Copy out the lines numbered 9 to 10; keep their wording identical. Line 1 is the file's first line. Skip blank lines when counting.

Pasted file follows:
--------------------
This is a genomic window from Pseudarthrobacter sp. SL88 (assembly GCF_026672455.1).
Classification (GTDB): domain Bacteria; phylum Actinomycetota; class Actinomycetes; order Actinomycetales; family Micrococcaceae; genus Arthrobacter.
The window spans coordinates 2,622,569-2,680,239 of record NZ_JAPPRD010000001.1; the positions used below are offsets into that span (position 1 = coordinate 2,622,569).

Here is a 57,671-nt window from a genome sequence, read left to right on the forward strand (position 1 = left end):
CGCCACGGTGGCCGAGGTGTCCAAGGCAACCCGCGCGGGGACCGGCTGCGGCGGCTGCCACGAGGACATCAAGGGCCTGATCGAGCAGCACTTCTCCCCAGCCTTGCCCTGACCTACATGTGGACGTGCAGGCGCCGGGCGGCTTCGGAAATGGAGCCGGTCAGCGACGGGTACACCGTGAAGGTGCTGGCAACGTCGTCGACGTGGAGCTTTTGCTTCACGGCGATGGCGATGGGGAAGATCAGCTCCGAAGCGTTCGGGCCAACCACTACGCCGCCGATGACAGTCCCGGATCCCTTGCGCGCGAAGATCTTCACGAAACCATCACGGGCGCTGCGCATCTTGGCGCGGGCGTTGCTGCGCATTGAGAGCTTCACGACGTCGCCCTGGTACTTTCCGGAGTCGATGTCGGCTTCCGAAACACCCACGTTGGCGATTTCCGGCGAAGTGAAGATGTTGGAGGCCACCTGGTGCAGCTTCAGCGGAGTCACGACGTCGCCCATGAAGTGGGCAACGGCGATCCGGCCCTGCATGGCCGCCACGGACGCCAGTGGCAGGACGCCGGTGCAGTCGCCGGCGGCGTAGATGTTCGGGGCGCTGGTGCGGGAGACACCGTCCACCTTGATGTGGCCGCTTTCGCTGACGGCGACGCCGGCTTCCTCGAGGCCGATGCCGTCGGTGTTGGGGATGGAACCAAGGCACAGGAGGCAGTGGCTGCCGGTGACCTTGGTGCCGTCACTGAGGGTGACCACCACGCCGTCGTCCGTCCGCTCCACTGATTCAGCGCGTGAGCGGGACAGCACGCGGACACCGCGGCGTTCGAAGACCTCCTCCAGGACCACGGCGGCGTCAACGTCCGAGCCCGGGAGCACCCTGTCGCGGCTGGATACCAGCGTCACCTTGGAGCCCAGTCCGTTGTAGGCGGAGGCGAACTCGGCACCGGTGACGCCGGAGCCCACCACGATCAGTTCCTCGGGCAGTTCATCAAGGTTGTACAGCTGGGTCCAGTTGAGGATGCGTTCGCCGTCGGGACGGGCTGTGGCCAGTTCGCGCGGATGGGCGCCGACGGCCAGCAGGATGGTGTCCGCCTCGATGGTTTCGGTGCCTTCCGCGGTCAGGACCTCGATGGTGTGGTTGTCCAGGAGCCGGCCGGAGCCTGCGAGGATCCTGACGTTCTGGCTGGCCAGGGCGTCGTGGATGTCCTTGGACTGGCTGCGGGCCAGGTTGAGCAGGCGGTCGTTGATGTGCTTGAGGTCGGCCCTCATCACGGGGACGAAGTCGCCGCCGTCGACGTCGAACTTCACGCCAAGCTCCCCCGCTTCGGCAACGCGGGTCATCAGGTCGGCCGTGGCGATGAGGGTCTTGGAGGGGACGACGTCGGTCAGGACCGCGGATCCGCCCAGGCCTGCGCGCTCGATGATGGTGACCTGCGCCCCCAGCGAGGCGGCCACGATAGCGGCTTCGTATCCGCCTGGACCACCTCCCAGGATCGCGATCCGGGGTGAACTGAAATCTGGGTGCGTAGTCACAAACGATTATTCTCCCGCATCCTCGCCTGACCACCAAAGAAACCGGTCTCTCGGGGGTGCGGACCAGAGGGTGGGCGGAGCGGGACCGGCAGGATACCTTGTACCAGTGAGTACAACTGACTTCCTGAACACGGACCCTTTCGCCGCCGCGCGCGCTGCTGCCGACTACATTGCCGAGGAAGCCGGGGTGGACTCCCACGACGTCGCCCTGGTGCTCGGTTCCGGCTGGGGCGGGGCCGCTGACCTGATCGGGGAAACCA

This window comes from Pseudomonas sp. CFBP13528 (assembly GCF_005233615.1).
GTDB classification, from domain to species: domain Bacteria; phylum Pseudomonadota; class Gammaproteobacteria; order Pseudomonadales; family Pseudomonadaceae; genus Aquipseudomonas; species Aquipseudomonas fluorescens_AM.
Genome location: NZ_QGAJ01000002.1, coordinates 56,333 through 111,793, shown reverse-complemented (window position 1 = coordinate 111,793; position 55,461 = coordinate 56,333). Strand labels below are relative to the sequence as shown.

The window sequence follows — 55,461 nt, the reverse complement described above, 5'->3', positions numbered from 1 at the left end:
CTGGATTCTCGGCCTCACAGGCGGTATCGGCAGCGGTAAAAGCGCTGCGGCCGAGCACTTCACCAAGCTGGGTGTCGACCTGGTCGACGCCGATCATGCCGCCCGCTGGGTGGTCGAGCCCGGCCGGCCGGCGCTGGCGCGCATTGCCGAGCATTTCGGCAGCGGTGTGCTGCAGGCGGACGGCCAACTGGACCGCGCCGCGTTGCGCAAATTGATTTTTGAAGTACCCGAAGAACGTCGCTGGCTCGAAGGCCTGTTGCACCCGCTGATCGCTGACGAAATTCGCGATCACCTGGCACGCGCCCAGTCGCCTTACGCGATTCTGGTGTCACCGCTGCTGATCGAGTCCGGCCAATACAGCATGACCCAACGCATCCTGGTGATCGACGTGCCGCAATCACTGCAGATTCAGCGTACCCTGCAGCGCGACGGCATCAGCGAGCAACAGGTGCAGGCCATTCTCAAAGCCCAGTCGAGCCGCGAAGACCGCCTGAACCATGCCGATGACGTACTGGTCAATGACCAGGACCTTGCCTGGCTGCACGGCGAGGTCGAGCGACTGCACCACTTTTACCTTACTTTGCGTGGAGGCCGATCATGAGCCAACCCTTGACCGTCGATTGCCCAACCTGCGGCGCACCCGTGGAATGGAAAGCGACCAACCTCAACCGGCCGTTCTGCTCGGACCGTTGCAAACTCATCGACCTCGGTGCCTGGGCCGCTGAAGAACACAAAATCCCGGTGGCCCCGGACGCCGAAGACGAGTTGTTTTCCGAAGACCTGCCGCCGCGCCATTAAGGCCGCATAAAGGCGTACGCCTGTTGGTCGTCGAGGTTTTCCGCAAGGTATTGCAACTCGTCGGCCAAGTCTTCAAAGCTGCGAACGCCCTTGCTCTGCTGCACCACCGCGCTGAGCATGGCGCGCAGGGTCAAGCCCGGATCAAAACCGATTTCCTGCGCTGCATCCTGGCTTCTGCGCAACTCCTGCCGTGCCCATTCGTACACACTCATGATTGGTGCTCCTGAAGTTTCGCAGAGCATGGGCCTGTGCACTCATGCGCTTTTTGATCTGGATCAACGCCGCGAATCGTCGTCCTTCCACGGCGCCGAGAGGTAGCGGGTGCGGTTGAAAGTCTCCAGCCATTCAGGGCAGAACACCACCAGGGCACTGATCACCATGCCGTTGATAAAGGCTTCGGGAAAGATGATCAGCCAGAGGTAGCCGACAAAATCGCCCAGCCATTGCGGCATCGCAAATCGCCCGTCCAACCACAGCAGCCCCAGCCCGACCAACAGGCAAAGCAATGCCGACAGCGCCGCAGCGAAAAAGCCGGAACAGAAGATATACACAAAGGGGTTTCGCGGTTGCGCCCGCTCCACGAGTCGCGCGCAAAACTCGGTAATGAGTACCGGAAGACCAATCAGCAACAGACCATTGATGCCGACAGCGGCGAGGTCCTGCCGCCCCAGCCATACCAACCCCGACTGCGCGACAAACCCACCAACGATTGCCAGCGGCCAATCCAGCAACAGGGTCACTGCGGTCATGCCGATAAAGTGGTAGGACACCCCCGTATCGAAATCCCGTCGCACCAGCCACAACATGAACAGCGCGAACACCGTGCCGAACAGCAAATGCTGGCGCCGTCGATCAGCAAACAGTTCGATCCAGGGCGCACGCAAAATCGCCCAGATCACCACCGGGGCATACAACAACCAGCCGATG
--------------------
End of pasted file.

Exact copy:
The window sequence follows — 55,461 nt, the reverse complement described above, 5'->3', positions numbered from 1 at the left end:
CTGGATTCTCGGCCTCACAGGCGGTATCGGCAGCGGTAAAAGCGCTGCGGCCGAGCACTTCACCAAGCTGGGTGTCGACCTGGTCGACGCCGATCATGCCGCCCGCTGGGTGGTCGAGCCCGGCCGGCCGGCGCTGGCGCGCATTGCCGAGCATTTCGGCAGCGGTGTGCTGCAGGCGGACGGCCAACTGGACCGCGCCGCGTTGCGCAAATTGATTTTTGAAGTACCCGAAGAACGTCGCTGGCTCGAAGGCCTGTTGCACCCGCTGATCGCTGACGAAATTCGCGATCACCTGGCACGCGCCCAGTCGCCTTACGCGATTCTGGTGTCACCGCTGCTGATCGAGTCCGGCCAATACAGCATGACCCAACGCATCCTGGTGATCGACGTGCCGCAATCACTGCAGATTCAGCGTACCCTGCAGCGCGACGGCATCAGCGAGCAACAGGTGCAGGCCATTCTCAAAGCCCAGTCGAGCCGCGAAGACCGCCTGAACCATGCCGATGACGTACTGGTCAATGACCAGGACCTTGCCTGGCTGCACGGCGAGGTCGAGCGACTGCACCACTTTTACCTTACTTTGCGTGGAGGCCGATCATGAGCCAACCCTTGACCGTCGATTGCCCAACCTGCGGCGCACCCGTGGAATGGAAAGCGACCAACCTCAACCGGCCGTTCTGCTCGGACCGTTGCAAACTCATCGACCTCGGTGCCTGGGCCGCTGAAGAACACAAAATCCCGGTGGCCCCGGACGCCGAAGACGAGTTGTTTTCCGAAGACCTGCCGCCGCGCCATTAAGGCCGCATAAAGGCGTACGCCTGTTGGTCGTCGAGGTTTTCCGCAAGGTATTGCAACTCGTCGGCCAAGTCTTCAAAGCTGCGAACGCCCTTGCTCTGCTGCACCACCGCGCTGAGCATGGCGCGCAGGGTCAAGCCCGGATCAAAACCGATTTCCTGCGCTGCATCCTGGCTTCTGCGCAACTCCTGCCGTGCCCATTCGTACACACTCATGATTGGTGCTCCTGAAGTTTCGCAGAGCATGGGCCTGTGCACTCATGCGCTTTTTGATCTGGATCAACGCCGCGAATCGTCGTCCTTCCACGGCGCCGAGAGGTAGCGGGTGCGGTTGAAAGTCTCCAGCCATTCAGGGCAGAACACCACCAGGGCACTGATCACCATGCCGTTGATAAAGGCTTCGGGAAAGATGATCAGCCAGAGGTAGCCGACAAAATCGCCCAGCCATTGCGGCATCGCAAATCGCCCGTCCAACCACAGCAGCCCCAGCCCGACCAACAGGCAAAGCAATGCCGACAGCGCCGCAGCGAAAAAGCCGGAACAGAAGATATACACAAAGGGGTTTCGCGGTTGCGCCCGCTCCACGAGTCGCGCGCAAAACTCGGTAATGAGTACCGGAAGACCAATCAGCAACAGACCATTGATGCCGACAGCGGCGAGGTCCTGCCGCCCCAGCCATACCAACCCCGACTGCGCGACAAACCCACCAACGATTGCCAGCGGCCAATCCAGCAACAGGGTCACTGCGGTCATGCCGATAAAGTGGTAGGACACCCCCGTATCGAAATCCCGTCGCACCAGCCACAACATGAACAGCGCGAACACCGTGCCGAACAGCAAATGCTGGCGCCGTCGATCAGCAAACAGTTCGATCCAGGGCGCACGCAAAATCGCCCAGATCACCACCGGGGCATACAACAACCAGCCGATG